The Ministry of Foreign Affairs (MOFA) yesterday lodged a protest over a statement by the Central American Parliament (PARLACEN) saying that it recognized the “existence of one China.”
PARLACEN on Thursday issued a statement that was signed by its Nicaraguan speaker, in which it said there was only “one China,” and that it had established “solid and fraternal relations” with the People’s Republic of China (PRC).
The ministry said the statement had not gone through normal channels, and expressed concern that Chinese influence over PARLACEN — in which Taiwan is an observer — could affect Taiwan’s participation in the body.
Photo: Screen grab from PARLACEN’s Twitter page
The statement, which also appeared on Twitter, said it expressed the sentiments of the governments of El Salvador, Nicaragua, Panama and the Dominican Republic.
It said that the health of each country’s population is solely the responsibility of that country’s government, and therefore China alone is responsible for the health interests of Taiwanese.
Only the PRC could represent Taiwanese in international organizations such as the WHO, it said.
“We look forward to the participation of the PRC in the Central American Integration System (SICA), as the sole representatives of the Chinese people,” it said.
The statement was issued by PARLACEN President Guillermo Daniel Ortega Reyes and Nicaraguan Representative Aida Blanco Talavera without having been discussed by the parliament, MOFA said.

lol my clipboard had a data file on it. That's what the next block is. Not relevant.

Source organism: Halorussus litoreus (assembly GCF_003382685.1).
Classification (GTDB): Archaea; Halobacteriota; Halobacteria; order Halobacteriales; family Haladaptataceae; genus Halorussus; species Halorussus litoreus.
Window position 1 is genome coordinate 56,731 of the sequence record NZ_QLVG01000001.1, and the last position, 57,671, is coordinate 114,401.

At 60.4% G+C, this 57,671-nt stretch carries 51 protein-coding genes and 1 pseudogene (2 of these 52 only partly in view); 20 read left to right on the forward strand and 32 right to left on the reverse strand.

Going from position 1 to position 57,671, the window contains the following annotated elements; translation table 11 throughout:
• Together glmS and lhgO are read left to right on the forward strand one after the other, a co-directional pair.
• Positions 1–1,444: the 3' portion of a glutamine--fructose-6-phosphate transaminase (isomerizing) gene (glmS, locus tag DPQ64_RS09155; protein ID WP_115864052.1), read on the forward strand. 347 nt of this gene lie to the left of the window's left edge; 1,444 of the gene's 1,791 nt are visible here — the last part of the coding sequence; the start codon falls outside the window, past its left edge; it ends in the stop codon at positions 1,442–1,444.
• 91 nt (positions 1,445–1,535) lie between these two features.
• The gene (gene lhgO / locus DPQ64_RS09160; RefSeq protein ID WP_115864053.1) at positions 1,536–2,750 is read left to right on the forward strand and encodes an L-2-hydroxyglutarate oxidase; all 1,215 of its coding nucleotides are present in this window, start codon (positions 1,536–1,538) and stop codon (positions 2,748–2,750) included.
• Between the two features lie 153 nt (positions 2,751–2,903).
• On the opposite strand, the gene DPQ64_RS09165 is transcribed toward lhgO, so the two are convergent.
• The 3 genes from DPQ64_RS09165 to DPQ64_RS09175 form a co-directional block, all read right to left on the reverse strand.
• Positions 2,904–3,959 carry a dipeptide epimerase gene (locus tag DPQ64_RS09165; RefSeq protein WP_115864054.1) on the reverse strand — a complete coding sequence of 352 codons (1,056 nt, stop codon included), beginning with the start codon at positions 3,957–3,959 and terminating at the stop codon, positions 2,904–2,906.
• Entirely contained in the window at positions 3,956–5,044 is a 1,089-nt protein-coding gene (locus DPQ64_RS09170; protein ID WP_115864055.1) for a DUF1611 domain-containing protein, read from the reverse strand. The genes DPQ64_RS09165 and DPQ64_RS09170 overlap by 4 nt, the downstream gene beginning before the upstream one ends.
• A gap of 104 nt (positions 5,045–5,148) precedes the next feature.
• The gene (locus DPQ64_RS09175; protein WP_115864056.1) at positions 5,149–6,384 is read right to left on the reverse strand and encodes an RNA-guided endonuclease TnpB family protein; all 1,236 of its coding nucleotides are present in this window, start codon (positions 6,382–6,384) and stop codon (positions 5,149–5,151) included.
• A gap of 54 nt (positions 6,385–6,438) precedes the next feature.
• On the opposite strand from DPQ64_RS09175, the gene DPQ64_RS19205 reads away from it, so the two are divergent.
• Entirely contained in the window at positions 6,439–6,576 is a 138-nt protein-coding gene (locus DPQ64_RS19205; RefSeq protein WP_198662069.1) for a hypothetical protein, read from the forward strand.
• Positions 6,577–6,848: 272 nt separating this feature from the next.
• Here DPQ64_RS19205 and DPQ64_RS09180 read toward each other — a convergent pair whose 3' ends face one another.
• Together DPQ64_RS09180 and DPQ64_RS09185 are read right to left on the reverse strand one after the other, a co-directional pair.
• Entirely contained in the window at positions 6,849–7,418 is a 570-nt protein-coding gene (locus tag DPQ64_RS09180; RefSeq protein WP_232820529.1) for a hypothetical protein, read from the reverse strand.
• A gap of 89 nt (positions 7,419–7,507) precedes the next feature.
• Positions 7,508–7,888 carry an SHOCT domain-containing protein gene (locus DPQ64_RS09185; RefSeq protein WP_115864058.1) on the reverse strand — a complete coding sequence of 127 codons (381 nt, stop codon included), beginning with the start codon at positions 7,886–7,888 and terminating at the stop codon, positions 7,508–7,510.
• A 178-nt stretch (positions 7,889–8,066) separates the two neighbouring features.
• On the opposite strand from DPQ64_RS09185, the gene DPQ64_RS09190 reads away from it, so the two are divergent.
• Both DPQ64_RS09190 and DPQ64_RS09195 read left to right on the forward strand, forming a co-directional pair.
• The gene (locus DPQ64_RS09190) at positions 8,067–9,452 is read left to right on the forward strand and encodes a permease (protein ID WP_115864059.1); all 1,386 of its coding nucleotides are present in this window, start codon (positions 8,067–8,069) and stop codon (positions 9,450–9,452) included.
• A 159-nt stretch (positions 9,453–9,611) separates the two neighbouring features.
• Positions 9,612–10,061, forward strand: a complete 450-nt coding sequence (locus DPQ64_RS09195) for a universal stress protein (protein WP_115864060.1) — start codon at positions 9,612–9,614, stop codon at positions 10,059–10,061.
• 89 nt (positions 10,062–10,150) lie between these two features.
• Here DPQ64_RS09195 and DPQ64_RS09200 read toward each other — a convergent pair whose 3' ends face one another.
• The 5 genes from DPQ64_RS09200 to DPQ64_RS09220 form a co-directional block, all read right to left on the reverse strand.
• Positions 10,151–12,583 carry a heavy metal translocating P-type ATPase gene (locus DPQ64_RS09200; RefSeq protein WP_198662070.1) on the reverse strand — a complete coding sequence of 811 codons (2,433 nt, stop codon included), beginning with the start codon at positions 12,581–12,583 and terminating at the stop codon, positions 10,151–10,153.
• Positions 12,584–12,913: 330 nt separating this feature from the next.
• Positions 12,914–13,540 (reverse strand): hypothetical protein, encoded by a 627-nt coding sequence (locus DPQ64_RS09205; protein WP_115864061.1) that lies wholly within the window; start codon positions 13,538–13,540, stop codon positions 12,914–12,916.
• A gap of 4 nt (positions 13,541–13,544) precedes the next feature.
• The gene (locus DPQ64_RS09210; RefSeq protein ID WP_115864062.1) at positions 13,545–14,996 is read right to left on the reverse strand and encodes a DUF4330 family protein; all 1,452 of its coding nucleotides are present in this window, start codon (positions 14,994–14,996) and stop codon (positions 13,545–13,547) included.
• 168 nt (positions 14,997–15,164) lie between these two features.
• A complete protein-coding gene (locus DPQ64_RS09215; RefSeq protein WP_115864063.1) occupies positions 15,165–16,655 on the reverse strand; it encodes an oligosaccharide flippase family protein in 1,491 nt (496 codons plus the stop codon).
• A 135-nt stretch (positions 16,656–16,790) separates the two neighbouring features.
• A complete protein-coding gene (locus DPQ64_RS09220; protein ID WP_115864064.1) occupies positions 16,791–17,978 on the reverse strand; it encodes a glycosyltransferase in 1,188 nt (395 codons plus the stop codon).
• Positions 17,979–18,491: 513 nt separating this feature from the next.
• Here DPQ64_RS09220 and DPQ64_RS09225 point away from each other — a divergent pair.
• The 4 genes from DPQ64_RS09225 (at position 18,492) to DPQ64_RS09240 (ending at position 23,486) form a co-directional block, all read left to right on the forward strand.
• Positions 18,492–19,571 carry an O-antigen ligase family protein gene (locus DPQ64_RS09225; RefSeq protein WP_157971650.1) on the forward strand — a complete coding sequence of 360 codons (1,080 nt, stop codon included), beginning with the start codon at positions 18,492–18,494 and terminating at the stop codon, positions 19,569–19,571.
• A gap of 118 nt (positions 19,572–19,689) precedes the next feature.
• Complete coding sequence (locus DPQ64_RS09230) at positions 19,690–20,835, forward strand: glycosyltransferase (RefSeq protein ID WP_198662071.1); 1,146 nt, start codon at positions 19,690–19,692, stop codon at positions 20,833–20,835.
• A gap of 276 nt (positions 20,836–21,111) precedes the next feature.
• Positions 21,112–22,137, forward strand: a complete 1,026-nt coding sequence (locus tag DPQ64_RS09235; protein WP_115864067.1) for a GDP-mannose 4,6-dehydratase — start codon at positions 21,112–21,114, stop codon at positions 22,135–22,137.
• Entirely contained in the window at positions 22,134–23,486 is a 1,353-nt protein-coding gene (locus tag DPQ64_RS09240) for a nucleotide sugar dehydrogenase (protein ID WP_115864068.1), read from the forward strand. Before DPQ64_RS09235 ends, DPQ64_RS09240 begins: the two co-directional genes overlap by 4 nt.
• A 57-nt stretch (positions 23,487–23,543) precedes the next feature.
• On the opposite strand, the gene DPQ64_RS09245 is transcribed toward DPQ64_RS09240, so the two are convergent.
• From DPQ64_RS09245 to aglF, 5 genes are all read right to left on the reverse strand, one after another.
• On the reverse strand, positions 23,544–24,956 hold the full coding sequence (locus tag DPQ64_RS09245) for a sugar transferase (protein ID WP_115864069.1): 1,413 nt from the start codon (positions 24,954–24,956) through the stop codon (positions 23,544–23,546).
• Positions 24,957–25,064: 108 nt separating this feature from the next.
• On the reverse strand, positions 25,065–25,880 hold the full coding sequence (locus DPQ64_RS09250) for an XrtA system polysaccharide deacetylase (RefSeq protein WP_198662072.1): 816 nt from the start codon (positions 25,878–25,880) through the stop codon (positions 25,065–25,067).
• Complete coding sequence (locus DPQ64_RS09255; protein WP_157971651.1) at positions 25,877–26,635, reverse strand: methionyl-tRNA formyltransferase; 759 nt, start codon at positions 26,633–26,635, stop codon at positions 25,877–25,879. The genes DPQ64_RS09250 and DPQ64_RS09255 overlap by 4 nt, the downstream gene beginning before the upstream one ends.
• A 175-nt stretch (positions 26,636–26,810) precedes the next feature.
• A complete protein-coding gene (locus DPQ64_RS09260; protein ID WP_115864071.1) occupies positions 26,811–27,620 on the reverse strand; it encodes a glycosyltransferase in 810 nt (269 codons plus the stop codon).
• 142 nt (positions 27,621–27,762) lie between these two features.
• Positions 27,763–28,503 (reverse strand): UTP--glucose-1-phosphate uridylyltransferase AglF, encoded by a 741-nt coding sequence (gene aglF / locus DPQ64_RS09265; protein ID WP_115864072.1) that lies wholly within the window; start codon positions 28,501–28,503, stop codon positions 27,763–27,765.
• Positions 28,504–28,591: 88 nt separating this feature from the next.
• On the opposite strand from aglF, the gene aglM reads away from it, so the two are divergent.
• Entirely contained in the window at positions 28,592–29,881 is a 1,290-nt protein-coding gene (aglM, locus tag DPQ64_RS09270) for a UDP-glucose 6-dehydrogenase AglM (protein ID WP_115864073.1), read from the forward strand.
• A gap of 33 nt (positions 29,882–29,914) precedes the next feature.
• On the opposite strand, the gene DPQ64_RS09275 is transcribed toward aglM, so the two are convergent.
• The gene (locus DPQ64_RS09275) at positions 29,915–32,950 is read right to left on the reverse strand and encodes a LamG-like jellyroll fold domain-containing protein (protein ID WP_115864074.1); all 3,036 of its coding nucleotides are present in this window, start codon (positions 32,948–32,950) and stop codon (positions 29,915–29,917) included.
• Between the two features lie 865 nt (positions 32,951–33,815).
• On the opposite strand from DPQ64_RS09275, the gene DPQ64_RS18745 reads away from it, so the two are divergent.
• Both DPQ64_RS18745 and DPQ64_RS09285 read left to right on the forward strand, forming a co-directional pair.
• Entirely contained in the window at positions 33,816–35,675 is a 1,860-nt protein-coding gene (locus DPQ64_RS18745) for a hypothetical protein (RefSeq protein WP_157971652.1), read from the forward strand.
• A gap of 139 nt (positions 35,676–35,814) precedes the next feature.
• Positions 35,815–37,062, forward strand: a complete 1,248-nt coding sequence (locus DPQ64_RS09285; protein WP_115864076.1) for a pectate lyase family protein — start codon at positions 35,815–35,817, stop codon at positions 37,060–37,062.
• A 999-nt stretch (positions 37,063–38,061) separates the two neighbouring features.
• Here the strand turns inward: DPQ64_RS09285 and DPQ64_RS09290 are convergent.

The three countries mentioned in the statement are all former Republic of China allies that switched ties to Beijing in the past few years, the ministry said.
Panamanian Representative Jose Ramos Reyes said the statement did not represent the opinion of the majority of the parliament’s members.
Representatives from Costa Rica, Guatemala and Honduras on Thursday issued their own joint statement saying they rejected the “one China” position expressed unilaterally by Guillermo Daniel Ortega Reyes and Talavera.
MOFA yesterday said it had protested the PARLACEN statement through Taiwan’s embassy in Guatemala.
It said it has also called on PARLACEN member countries to oppose Chinese influence.
SICA has eight member states and 34 observers, including Taiwan. Taiwan became a permanent PARLACEN observer in 1999.
“It is not clear whether Nicaragua is trying to appeal to Beijing through actions such as this statement, or whether it was doing so under Beijing’s request,” a source in Taipei said yesterday. “However, it would not be easy for China to replace Taiwan within SICA.”
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